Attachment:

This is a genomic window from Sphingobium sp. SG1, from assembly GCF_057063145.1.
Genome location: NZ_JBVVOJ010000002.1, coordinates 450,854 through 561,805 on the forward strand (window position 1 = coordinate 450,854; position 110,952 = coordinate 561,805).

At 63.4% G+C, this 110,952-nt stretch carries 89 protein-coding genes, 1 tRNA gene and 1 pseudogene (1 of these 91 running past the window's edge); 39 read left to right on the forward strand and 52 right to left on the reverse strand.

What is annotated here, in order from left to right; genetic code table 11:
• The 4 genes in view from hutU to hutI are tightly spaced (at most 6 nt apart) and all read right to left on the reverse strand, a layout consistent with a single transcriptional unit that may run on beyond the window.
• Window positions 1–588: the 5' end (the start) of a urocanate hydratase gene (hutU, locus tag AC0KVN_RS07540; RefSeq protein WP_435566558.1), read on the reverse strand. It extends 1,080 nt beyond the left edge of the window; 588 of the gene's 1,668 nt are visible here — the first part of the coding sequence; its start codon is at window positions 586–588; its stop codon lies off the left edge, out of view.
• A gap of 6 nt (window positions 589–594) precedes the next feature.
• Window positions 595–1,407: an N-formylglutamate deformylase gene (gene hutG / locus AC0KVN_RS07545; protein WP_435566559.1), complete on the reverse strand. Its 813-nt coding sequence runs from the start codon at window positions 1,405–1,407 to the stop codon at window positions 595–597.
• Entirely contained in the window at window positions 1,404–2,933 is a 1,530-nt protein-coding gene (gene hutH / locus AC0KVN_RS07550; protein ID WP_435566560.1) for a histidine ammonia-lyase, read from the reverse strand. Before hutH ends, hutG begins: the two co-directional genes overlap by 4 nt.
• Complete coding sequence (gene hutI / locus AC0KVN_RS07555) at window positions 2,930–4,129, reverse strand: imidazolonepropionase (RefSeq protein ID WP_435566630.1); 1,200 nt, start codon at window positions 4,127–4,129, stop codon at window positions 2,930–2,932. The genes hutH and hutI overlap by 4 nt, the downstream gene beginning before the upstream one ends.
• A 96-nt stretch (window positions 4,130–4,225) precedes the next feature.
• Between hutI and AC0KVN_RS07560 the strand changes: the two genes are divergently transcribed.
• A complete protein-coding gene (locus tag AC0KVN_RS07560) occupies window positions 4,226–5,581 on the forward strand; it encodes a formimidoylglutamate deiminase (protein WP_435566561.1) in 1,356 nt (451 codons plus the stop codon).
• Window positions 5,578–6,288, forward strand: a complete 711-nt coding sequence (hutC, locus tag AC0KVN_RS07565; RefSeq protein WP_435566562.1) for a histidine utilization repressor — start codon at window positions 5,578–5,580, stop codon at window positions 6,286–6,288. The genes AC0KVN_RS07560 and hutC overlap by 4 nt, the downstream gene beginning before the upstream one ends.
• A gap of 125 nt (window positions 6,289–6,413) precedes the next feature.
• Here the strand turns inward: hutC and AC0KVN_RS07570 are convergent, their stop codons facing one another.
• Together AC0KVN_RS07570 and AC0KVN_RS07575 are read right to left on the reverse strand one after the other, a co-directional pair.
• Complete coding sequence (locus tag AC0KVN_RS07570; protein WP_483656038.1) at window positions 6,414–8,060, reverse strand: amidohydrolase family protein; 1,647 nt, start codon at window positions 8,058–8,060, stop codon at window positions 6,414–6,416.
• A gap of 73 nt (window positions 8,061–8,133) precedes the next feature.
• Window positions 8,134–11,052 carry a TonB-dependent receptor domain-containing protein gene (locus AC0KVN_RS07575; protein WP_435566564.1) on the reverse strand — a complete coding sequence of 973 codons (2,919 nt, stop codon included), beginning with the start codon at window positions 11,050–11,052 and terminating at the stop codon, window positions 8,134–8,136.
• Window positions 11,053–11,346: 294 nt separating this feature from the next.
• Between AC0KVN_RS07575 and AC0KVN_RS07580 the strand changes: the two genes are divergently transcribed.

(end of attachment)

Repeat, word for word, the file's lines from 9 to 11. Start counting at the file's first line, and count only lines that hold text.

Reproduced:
• Entirely contained in the window at window positions 1,404–2,933 is a 1,530-nt protein-coding gene (gene hutH / locus AC0KVN_RS07550; protein ID WP_435566560.1) for a histidine ammonia-lyase, read from the reverse strand. Before hutH ends, hutG begins: the two co-directional genes overlap by 4 nt.
• Complete coding sequence (gene hutI / locus AC0KVN_RS07555) at window positions 2,930–4,129, reverse strand: imidazolonepropionase (RefSeq protein ID WP_435566630.1); 1,200 nt, start codon at window positions 4,127–4,129, stop codon at window positions 2,930–2,932. The genes hutH and hutI overlap by 4 nt, the downstream gene beginning before the upstream one ends.
• A 96-nt stretch (window positions 4,130–4,225) precedes the next feature.